There are three ways heat can be shared: conduction, convection and radiation. Find out which one lets heat travel through space.
Shooting stars are not stars at all. They are tiny space adventurers who accidentally wander into our sky and get sucked toward us by Earth's gravity. Here's the story of a shooting star's journey.
Throughout the world, unique sites of natural and cultural heritage are protected for future generations. But what about sites on the moon that represent the beginning of the human space age?
Satellites hundreds of miles overheard are helping scientists to predict drought, track floods and see how climate change is changing access to water resources.
Can China build a lunar base? Absolutely. Can human beings survive on the Moon and other planets for the long term? The answer to that is less clear.
Life could exist in another solar system in a different part our galaxy. Or in another galaxy far away. We don't have the perfect technology yet to study such far away places but we're still trying.
Here's what NASA scientists discovered when an astronaut went into space and his twin remained on Earth.
When you look up at the vastness of space you can see hundreds, thousands and even millions of years into the past.
At the end of the day, the problem is that no-one on Earth wants nuclear waste stored near them, and it's not safe or cost-effective to blast it into space.
Whatever your age, whatever your favourite topic -- space, animals, nature, physics, how bodies work -- we've got a Curious Kids article for you.
Fifty years ago people saw our planet from the outside for the first time.
Apollo 8 was the moment that humanity realised a dream conceived in our cultural imagination over two millennia ago.
A bright comet visible in December provides an excellent viewing opportunity for night sky lovers – even potentially with the naked eye.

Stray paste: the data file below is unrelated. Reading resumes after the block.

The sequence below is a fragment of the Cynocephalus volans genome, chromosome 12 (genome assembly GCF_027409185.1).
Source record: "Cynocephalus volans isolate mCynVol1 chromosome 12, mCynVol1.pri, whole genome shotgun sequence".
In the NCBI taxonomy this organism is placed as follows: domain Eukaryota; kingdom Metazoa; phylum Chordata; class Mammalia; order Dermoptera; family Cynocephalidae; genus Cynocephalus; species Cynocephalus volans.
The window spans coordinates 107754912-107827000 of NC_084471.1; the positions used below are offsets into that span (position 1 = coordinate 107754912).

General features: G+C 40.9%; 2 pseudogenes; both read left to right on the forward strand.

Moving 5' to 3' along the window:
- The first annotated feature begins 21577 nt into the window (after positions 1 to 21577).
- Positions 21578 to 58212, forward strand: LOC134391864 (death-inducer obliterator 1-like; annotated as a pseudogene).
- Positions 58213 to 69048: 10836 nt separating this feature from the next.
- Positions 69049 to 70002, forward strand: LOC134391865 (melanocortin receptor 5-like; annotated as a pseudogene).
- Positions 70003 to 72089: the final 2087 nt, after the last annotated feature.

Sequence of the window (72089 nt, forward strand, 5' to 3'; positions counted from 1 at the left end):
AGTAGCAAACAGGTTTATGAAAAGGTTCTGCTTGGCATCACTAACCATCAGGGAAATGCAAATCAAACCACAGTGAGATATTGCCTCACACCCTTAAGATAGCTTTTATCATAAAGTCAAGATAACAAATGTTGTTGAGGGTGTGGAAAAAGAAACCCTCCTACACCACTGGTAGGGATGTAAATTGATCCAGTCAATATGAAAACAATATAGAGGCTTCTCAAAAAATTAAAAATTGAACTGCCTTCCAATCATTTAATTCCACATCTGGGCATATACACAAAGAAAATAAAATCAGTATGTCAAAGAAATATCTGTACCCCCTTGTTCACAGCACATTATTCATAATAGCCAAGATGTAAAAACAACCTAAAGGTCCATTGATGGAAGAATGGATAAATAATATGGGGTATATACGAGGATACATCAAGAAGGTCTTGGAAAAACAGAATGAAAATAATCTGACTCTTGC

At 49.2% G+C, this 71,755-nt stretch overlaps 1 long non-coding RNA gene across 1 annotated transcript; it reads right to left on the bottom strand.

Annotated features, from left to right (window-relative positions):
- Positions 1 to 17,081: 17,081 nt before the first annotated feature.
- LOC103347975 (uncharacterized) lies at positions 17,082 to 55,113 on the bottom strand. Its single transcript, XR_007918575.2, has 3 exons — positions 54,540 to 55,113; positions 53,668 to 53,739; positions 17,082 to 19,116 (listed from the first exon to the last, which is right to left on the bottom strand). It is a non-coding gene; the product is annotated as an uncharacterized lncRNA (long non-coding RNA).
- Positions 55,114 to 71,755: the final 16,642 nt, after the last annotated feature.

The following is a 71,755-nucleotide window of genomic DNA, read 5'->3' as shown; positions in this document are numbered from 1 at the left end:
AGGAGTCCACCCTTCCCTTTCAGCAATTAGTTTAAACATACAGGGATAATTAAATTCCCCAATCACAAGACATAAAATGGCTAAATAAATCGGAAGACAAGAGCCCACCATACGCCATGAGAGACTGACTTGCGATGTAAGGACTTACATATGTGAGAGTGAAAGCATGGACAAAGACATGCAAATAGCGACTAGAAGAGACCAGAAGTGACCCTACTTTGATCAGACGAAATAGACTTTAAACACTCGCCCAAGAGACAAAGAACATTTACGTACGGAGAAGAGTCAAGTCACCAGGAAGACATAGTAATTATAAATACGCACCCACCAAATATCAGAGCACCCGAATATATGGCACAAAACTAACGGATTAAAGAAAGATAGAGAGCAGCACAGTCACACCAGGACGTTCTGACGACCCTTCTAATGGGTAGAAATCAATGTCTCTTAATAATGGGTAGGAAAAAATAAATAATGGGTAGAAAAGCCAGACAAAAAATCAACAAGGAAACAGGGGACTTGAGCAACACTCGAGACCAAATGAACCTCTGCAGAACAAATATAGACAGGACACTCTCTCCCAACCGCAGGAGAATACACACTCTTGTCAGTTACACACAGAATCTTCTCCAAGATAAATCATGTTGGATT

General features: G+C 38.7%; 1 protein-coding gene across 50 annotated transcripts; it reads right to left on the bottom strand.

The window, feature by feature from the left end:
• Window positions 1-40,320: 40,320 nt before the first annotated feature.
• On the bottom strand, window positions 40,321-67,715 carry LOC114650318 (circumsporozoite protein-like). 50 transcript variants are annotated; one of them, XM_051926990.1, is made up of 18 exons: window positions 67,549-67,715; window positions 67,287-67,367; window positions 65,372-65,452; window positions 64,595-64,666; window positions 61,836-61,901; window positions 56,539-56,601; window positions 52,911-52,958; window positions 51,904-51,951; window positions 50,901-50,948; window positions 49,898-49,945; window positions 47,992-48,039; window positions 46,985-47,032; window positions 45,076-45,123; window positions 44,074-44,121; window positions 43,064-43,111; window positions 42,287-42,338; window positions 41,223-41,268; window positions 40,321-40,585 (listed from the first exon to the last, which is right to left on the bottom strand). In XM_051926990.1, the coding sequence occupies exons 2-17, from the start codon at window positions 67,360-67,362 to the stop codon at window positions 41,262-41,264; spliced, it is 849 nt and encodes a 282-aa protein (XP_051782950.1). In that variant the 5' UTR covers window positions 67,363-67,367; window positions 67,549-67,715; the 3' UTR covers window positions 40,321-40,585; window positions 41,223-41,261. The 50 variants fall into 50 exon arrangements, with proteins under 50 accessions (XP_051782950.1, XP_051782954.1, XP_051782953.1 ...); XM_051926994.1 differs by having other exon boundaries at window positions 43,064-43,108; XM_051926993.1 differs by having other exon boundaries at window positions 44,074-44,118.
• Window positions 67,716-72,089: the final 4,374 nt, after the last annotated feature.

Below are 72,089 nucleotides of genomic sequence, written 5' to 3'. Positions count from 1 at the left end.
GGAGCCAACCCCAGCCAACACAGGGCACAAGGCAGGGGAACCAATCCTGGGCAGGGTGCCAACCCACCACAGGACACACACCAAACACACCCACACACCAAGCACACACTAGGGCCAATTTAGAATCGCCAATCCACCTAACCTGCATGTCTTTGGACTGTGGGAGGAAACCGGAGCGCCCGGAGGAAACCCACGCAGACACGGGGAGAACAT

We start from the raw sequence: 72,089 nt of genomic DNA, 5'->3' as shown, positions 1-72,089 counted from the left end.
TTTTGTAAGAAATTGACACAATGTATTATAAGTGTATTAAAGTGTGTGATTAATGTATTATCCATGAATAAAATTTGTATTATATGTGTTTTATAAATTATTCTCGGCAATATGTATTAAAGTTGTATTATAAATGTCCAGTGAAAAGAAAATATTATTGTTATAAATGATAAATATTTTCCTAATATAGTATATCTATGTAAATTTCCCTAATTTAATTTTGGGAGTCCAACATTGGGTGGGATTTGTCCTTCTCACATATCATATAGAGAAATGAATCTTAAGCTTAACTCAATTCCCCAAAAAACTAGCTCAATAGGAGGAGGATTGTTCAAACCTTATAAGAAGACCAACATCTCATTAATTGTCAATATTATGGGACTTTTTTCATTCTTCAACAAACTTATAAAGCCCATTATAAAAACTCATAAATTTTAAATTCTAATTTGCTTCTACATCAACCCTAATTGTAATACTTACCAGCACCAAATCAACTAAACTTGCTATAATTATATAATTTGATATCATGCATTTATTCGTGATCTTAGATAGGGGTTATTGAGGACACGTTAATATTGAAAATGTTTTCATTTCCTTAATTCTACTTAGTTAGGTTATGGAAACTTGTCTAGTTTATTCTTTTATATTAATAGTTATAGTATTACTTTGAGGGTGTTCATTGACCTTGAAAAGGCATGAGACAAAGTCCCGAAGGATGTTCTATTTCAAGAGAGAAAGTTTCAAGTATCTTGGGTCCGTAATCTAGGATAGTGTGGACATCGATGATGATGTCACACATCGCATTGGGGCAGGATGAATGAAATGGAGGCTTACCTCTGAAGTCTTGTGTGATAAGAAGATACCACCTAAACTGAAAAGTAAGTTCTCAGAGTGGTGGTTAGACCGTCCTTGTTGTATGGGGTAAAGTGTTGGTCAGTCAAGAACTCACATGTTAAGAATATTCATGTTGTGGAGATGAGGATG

The headquarters of the Australian Space Agency will be in Adelaide. So how did we get to this point? Here are ten essential reads to fill you in.
Long ago in the distant past, our entire Universe was microscopic – just like an atom – and obeyed completely different rules of cause and effect.
There are probably more than a million planets in the universe for every single grain of sand on Earth. That's a lot of planets. My guess is that there probably is life elsewhere in the Universe.
Are there stars other than the Sun that might explode soon close to us? Yes, there are! As long as by 'soon' we mean within a million years.
There are lots of places where it's much, much hotter than the Sun. And the amazing thing is that this heat also makes new atoms - tiny particles that have made their way long ago from stars to us.
These school holidays, check out the podcast Imagine This, a co-production between ABC KIDS listen and The Conversation. And comb through our Curious Kids series.
Our brain cells do look a lot like a map of the universe – but that doesn't mean they're the same thing.